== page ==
Last modified on 17 April 2014, at 11:42

anthropophagus

EnglishEdit

EtymologyEdit

From Latin. More rare than the plural anthropophagi. Attested in the 1623 edition of Shakespeare's Othello.

NounEdit

anthropophagus (plural anthropophagi)

  1. A man-eater, cannibal.
    • 1831, T. Carlyle, Sartor Resartus, 1858, p. 23
      That same hair-mantled, flint-hurling Aboriginal Anthropophagus.

LatinEdit

EtymologyEdit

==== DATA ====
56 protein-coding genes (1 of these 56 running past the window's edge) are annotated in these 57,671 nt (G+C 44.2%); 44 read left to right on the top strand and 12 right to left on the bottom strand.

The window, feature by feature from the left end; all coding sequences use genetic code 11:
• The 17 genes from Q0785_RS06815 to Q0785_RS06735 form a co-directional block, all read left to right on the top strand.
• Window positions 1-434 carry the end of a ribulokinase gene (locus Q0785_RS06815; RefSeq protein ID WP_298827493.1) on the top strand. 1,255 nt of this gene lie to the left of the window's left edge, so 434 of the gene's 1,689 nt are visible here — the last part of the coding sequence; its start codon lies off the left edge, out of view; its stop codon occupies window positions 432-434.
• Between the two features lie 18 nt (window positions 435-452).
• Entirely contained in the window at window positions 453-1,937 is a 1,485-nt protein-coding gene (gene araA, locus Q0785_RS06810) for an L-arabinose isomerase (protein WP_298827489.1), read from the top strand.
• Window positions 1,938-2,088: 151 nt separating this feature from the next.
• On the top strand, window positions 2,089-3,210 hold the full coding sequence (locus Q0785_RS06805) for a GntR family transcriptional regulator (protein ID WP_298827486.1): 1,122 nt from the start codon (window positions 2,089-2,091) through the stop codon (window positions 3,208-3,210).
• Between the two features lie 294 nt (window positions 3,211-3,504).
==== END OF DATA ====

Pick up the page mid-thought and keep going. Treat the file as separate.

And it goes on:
From Ancient Greek ἀνθρωποϕάγος (anthrōpoϕágos).

PronunciationEdit

NounEdit

anthrōpophagus m (genitive anthrōpophagī); second declension

  1. cannibal, man-eater.

InflectionEdit

Second declension.

Number Singular Plural
nominative anthrōpophagus anthrōpophagī
genitive anthrōpophagī anthrōpophagōrum
dative anthrōpophagō anthrōpophagīs
accusative anthrōpophagum anthrōpophagōs
ablative anthrōpophagō anthrōpophagīs
vocative anthrōpophage anthrōpophagī